A new weapon in the battle against antibiotic resistance
Antibiotics are a class of drugs that treat bacterial infections by stopping growth of bacteria or killing the bacteria directly.
But as Alexander Fleming, discoverer of penicillin, noted in his Nobel Prize acceptance speech, even the best antibiotics can become ineffective over time. With improper prescribing of antibiotic medication triggering selective survival of resistant strains, resistance is a growing worldwide problem.
It’s a problem that many scientists have been working to solve. The Weizmann Institute’s Prof. Ada Yonath of the Department of Structural Biology was awarded the Nobel Prize for her mapping of the ribosome, the cell’s protein factory. Her discovery has major implications for solving antibiotic resistance, because certain antibiotics eliminate pathogenic bacteria by binding to ribosomes, preventing them from producing crucial proteins.
Now, Institute scientists have created a new method for identifying the molecular mechanisms that allow bacteria to thrive, even in the presence of therapeutic levels of medication.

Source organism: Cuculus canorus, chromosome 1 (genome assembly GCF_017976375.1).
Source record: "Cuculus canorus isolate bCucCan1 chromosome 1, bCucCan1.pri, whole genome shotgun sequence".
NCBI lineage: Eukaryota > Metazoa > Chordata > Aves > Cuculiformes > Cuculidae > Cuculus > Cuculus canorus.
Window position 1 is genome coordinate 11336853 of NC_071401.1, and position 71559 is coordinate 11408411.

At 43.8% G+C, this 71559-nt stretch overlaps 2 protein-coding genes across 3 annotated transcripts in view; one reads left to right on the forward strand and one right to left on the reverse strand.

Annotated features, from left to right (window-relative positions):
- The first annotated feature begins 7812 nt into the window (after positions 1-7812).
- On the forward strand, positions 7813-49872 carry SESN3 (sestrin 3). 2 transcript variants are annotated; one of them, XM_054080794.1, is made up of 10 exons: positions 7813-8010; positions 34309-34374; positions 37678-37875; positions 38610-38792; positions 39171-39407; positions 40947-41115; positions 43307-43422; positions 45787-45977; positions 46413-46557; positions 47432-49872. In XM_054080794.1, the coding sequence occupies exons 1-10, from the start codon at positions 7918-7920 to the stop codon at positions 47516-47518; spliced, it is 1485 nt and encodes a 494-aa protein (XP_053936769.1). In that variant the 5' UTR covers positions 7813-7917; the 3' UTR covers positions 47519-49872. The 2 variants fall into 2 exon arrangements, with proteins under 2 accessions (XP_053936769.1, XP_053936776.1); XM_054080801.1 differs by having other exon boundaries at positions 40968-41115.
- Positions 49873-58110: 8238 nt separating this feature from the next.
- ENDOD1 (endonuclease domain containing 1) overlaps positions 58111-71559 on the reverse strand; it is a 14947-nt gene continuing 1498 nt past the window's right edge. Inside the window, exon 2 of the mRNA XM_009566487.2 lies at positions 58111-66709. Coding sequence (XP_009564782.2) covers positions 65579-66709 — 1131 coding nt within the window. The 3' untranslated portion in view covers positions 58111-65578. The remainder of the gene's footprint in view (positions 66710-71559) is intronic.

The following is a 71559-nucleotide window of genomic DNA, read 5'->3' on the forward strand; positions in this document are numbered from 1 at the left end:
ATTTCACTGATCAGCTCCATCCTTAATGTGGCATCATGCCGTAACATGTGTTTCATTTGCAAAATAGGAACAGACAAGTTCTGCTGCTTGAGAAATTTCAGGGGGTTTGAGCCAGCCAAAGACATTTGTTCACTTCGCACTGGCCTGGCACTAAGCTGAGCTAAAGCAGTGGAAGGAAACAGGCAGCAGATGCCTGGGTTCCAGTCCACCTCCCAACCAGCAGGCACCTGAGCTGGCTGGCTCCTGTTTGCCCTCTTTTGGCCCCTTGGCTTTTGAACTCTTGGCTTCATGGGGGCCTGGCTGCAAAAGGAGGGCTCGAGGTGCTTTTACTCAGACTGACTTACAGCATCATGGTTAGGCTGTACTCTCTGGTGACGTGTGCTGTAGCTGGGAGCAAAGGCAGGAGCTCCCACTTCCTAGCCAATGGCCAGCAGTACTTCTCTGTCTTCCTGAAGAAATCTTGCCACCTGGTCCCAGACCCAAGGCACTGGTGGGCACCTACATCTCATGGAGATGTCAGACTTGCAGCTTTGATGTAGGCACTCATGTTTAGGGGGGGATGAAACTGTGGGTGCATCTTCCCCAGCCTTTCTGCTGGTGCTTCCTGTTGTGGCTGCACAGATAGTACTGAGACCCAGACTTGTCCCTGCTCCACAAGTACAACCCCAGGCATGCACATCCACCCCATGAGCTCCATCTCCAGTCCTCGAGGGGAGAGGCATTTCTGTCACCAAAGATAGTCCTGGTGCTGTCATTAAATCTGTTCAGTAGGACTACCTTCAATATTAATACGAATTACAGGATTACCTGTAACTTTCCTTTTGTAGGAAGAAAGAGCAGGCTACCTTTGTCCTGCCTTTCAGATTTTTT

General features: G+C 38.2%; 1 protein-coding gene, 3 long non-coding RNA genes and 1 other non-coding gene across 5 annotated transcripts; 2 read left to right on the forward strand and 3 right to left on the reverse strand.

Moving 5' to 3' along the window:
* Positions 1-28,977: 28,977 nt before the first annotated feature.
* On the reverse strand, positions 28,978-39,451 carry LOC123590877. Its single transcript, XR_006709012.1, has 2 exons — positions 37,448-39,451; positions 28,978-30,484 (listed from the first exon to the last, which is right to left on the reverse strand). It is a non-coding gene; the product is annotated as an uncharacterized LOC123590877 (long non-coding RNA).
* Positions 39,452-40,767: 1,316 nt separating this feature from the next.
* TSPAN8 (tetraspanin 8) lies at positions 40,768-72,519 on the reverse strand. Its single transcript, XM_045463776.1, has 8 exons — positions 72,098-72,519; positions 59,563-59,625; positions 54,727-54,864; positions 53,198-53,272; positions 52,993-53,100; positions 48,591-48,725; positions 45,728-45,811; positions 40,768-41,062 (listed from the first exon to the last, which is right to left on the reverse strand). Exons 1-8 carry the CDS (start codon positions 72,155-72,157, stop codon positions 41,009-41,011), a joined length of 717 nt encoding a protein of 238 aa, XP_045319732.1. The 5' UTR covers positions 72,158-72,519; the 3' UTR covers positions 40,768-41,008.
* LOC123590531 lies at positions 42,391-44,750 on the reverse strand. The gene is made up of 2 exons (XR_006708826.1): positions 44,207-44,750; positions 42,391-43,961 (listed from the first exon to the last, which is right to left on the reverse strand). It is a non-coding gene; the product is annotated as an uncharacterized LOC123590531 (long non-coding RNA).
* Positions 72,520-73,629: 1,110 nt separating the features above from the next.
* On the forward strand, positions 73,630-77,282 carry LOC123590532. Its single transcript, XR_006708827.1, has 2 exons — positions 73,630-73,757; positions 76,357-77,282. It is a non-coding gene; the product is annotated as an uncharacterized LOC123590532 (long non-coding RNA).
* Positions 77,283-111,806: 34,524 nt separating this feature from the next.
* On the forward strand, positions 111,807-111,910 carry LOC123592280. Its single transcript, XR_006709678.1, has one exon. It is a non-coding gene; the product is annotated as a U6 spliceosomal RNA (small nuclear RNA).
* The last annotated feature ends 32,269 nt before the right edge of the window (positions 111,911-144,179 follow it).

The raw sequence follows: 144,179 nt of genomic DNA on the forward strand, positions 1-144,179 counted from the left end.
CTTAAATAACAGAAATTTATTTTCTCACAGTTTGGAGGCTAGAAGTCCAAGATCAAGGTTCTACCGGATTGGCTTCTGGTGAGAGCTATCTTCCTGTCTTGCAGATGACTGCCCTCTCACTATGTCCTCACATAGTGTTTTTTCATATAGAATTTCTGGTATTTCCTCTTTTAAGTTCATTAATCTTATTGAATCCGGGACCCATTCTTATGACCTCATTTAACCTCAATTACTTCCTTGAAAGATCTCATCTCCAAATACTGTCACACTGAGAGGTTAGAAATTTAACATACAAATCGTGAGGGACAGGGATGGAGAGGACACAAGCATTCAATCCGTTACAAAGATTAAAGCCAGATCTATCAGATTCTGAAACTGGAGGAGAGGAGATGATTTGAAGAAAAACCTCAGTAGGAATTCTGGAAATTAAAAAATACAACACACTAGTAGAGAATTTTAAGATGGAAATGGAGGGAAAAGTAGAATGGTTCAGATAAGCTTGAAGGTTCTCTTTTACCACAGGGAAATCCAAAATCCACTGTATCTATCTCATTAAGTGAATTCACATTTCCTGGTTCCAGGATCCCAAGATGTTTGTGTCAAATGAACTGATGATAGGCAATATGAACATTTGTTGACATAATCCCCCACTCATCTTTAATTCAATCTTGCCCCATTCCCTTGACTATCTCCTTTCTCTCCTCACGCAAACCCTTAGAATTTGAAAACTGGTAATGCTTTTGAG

Prof. Rotem Sorek of the Department of Molecular Genetics has developed a high-throughput approach to the discovery of factors that regulate bacterial gene expression - specifically, those genes that, in their active state, contribute to antibiotic resistance. His findings were published in Science in April.
Prof. Sorek looked at riboregulators—RNA elements that, in the presence of specific molecules, trigger the premature termination of protein production. “We found a way to identify riboregulators on the genome-wide scale in a living cell. We can measure the activity of many of these riboregulators in parallel, and we can screen for ones that respond to antibiotics.” Using this method, his team detected a number of riboregulators that control the activation of genes involved in antibiotic resistance. These findings allowed them to identify not only known, but also novel, genes involved - results which may lead to new therapeutic strategies.
So far, Prof. Sorek has used the platform to detect numerous factors involved in the regulation of antibiotic-resistance genes, both in pathogenic bacteria and in bacteria collected from a much friendlier source - his own lab members’ teeth. He believes that he and his colleagues will continue to smile - and not just in order to provide additional bacterial samples. “Our approach opens the door to identifying the genes used by bacteria to resist antibiotics. We hope to develop means to inhibit these genes, so that antibiotic medications can do their job.”
Prof. Rotem Sorek is funded by European Research Council, Angel Faivovich Foundation for Ecological Research, Abisch Frenkel Foundation for the Promotion of Life Sciences, Leona M. and Harry B. Helmsley Charitable Trust, The Dana and Yossie Hollander Center for Structural Proteomics, David and Fela Shapell Family Foundation INCPM Fund for Preclinical Studies.
Prof. Rotem Sorek